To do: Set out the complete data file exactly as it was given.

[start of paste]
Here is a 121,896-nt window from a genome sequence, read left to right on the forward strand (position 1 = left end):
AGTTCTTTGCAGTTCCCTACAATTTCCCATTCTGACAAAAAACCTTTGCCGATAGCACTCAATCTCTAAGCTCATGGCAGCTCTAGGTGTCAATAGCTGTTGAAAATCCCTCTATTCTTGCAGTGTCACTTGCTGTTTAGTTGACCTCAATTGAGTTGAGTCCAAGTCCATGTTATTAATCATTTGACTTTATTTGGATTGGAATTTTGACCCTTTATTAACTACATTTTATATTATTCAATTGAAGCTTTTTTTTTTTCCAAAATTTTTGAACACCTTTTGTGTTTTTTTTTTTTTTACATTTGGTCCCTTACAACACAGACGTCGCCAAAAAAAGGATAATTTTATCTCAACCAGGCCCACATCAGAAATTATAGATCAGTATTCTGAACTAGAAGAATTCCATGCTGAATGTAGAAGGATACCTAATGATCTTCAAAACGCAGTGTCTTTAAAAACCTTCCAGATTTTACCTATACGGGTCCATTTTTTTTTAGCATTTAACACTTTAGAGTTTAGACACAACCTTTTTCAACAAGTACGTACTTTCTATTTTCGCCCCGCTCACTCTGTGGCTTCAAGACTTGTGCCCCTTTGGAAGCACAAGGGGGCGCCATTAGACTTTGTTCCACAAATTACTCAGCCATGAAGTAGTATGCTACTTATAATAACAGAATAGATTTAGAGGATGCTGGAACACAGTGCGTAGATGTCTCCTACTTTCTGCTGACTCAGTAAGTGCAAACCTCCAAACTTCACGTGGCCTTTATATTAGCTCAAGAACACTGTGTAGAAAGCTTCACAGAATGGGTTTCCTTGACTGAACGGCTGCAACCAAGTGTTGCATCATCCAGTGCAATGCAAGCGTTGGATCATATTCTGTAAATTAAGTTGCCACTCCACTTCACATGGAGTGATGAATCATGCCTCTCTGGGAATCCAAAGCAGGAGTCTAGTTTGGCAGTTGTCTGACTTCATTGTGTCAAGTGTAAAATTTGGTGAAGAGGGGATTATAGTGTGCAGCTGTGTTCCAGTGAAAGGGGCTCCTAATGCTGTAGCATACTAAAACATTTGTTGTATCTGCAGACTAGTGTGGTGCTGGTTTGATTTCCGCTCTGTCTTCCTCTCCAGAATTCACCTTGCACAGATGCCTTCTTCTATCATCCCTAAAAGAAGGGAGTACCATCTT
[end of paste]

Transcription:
Here is a 121,896-nt window from a genome sequence, read left to right on the forward strand (position 1 = left end):
AGTTCTTTGCAGTTCCCTACAATTTCCCATTCTGACAAAAAACCTTTGCCGATAGCACTCAATCTCTAAGCTCATGGCAGCTCTAGGTGTCAATAGCTGTTGAAAATCCCTCTATTCTTGCAGTGTCACTTGCTGTTTAGTTGACCTCAATTGAGTTGAGTCCAAGTCCATGTTATTAATCATTTGACTTTATTTGGATTGGAATTTTGACCCTTTATTAACTACATTTTATATTATTCAATTGAAGCTTTTTTTTTTTCCAAAATTTTTGAACACCTTTTGTGTTTTTTTTTTTTTTACATTTGGTCCCTTACAACACAGACGTCGCCAAAAAAAGGATAATTTTATCTCAACCAGGCCCACATCAGAAATTATAGATCAGTATTCTGAACTAGAAGAATTCCATGCTGAATGTAGAAGGATACCTAATGATCTTCAAAACGCAGTGTCTTTAAAAACCTTCCAGATTTTACCTATACGGGTCCATTTTTTTTTAGCATTTAACACTTTAGAGTTTAGACACAACCTTTTTCAACAAGTACGTACTTTCTATTTTCGCCCCGCTCACTCTGTGGCTTCAAGACTTGTGCCCCTTTGGAAGCACAAGGGGGCGCCATTAGACTTTGTTCCACAAATTACTCAGCCATGAAGTAGTATGCTACTTATAATAACAGAATAGATTTAGAGGATGCTGGAACACAGTGCGTAGATGTCTCCTACTTTCTGCTGACTCAGTAAGTGCAAACCTCCAAACTTCACGTGGCCTTTATATTAGCTCAAGAACACTGTGTAGAAAGCTTCACAGAATGGGTTTCCTTGACTGAACGGCTGCAACCAAGTGTTGCATCATCCAGTGCAATGCAAGCGTTGGATCATATTCTGTAAATTAAGTTGCCACTCCACTTCACATGGAGTGATGAATCATGCCTCTCTGGGAATCCAAAGCAGGAGTCTAGTTTGGCAGTTGTCTGACTTCATTGTGTCAAGTGTAAAATTTGGTGAAGAGGGGATTATAGTGTGCAGCTGTGTTCCAGTGAAAGGGGCTCCTAATGCTGTAGCATACTAAAACATTTGTTGTATCTGCAGACTAGTGTGGTGCTGGTTTGATTTCCGCTCTGTCTTCCTCTCCAGAATTCACCTTGCACAGATGCCTTCTTCTATCATCCCTAAAAGAAGGGAGTACCATCTT